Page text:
When Jivan arrives, after a long drawn-out and tedious tour of the grounds where his father lives alongside Devraj Bapuji’s family, Jivan finds out that Bapuji’s youngest daughter Sita has left the house after refusing to proclaim eternal and boundless love to her father. All the members of the family and the subjects in Bapuji’s kingdom are subdued. “Don’t. Please. We cannot let a soul outside know what is going on. Not a whisper, not a single sound. Until I can fix it. Or it is done,” says Gargi, Bapuji’s oldest daughter, to Jivan, when he is sitting with her in a large, red, personal cinema theatre, itching to hold her hand, but making do with gazing at her body in minute detail. Gargi is the dutiful eldest who has spent most of her life trying to win the approval of her difficult father and sacrificed small pleasures in life all along to come across as the perfectly primed rose. “Even when a girl in her batch had leant (sic) Gargi a cassette tape of Alisha singing Madonna, she was not allowed to put it on.” And now, after spending Friday after Friday of her life reporting to Bapuji on how her sisters had behaved during the week, and painting a peerless picture of Sita, Gargi is furious at her youngest sister for having left the house in spite of following the script, marrying the man chosen for her, taking her share of the inheritance so that Gargi can get hers as well. And then, there is Radha, the party-animal version of Regan, who, quite honestly, is painted as a woman who wouldn’t know what to do with her share even if she got it. Radha is intertwined in her social life, living in royalty, having kinky-bordering-on-gross sex with her dominating husband, and then, consensual-sensual sex with Jivan, dominating him this time around. “His head is so solid, a coconut under her hands.”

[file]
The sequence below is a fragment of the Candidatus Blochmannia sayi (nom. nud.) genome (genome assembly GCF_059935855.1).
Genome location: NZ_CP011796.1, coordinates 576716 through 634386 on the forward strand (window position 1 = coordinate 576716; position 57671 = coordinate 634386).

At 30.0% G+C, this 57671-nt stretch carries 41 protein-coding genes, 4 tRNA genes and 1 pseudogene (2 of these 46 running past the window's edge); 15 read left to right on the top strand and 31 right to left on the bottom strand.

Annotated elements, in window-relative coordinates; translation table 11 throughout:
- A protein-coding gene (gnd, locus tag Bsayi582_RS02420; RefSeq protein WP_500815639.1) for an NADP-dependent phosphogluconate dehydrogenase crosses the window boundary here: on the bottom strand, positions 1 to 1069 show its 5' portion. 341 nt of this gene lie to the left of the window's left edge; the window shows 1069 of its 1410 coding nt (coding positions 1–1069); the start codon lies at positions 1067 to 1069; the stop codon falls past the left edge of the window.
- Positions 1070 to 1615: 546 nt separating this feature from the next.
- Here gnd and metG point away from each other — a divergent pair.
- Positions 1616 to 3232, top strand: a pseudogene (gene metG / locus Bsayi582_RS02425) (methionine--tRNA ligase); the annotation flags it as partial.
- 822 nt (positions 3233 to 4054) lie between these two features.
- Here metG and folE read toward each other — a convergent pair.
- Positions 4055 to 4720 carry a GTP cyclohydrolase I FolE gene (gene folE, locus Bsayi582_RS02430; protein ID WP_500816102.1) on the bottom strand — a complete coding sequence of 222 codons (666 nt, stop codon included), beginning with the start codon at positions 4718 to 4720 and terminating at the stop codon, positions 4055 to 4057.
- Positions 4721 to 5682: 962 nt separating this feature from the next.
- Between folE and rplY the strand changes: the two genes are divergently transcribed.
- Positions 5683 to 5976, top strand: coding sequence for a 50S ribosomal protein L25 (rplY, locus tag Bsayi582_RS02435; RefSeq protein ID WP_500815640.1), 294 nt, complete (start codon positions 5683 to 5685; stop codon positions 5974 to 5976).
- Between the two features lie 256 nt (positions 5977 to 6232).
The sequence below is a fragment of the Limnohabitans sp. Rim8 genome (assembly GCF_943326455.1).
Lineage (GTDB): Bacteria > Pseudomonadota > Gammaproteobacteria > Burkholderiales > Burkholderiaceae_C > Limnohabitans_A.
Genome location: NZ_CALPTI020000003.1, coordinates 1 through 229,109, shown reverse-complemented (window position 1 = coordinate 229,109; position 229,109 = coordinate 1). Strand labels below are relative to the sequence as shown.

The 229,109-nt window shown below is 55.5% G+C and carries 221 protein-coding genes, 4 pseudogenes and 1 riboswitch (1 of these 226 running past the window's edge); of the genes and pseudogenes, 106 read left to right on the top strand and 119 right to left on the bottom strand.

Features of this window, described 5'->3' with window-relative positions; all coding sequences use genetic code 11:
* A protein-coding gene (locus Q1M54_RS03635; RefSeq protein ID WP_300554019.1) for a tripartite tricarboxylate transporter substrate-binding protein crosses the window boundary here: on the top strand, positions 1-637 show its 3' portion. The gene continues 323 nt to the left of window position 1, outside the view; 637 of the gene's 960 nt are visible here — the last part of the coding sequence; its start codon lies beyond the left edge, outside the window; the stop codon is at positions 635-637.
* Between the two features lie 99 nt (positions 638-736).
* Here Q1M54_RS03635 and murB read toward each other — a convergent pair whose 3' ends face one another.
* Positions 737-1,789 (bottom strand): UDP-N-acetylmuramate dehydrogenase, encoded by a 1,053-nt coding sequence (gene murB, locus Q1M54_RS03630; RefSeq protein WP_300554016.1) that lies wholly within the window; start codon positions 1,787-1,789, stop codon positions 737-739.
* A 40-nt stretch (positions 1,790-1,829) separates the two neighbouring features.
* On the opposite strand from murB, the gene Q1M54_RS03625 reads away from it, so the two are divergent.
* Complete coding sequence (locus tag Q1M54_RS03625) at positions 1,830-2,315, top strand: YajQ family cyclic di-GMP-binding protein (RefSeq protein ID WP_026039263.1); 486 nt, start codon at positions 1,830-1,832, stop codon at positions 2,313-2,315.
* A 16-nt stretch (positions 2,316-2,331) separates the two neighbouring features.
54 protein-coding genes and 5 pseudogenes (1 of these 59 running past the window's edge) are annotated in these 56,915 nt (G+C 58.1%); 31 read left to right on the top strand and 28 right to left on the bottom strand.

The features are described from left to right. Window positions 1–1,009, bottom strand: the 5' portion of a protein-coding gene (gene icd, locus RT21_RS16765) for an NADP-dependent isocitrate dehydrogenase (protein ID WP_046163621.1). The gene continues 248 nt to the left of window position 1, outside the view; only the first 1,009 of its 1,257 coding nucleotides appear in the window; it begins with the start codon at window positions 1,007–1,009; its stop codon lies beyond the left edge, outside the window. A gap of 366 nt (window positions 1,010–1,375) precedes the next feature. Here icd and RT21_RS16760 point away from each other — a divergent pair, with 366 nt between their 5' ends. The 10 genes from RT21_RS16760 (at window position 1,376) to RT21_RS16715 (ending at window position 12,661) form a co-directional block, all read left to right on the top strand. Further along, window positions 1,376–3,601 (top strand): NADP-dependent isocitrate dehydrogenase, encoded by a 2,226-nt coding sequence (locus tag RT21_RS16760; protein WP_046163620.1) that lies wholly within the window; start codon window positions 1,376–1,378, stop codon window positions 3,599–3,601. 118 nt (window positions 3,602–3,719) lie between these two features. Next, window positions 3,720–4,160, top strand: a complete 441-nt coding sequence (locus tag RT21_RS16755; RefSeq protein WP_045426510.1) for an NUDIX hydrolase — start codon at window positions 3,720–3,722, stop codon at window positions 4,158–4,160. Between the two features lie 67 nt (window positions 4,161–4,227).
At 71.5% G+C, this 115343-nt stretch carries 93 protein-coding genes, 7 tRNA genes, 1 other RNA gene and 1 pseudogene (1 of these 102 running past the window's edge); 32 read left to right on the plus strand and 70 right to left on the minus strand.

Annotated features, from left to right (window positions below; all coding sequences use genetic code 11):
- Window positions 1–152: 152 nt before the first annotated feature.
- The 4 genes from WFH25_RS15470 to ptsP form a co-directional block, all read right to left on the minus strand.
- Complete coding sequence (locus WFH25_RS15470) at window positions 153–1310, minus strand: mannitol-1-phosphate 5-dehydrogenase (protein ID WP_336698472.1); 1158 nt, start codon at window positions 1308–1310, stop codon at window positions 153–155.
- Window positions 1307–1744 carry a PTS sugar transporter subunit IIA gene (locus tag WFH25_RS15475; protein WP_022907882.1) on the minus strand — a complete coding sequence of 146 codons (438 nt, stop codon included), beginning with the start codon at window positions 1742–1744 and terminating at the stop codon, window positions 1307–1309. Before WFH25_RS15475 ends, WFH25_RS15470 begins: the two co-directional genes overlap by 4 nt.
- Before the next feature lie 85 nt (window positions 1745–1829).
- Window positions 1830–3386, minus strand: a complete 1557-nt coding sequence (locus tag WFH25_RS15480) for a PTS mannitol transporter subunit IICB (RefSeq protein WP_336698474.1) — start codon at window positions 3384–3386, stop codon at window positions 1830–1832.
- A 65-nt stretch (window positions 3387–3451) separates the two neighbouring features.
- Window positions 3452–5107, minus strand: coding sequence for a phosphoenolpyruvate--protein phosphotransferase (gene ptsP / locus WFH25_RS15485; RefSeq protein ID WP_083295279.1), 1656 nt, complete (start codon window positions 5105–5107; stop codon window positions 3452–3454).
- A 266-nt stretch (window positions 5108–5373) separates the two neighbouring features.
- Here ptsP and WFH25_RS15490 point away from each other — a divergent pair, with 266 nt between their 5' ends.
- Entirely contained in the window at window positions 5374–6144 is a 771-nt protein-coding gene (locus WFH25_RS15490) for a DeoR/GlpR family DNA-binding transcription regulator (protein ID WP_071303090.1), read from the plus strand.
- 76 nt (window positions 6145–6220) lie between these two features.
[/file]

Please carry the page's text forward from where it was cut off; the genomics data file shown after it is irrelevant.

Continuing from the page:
The sections in the book alternate between the points of view of the three daughters and Jivan, each one of them having long internal monologues, secretly hoping to get the lion’s share of Bapuji’s company, aptly titled Company, and describing in painful detail the inner workings of the empire and those whose lives are stitched with it. The plot of We That Are Young follows the story-spine of King Lear perfectly, and then, a freak storm arrives in Amritsar one night, in which Bapuji goes missing and is found three days later. The daughters find out from the news reports that are splashed across newspapers all over the world, “even Dawn, for God’s sake, Dawn.” Overall, the story is predictable and tedious, and one begins to wonder what could be a better use of one’s time. It could have been engaging, had it been written well.
In the entire text, it is very hard to pinpoint the narrator of Taneja’s ambitious work. The third-person narrator, the first-person narrator, and the omniscient narrator are interchangeable. Following the plot, thus, becomes a chore and a conundrum all at once. The book is divided into five sections with multiple points of view, and a question readers may constantly find themselves asking is: who is narrating this story? Additionally, Taneja has written the book in what one might call extremely Indianised English. The book is generously loaded with Hindi words and local slang, so much so that it is hard to distinguish between an English-speaking omniscient narrator and the internal monologue of an Indian character, who thinks and talks in Hinglish. In some parts, it is hard to tell if the novel is being narrated by a schizophrenic narrator and then meanders into the mind of a stereotyped Delhi character and then, back again to the narrator. While this is not a bad thing, it just takes a long time getting used to (and not even entirely, at that).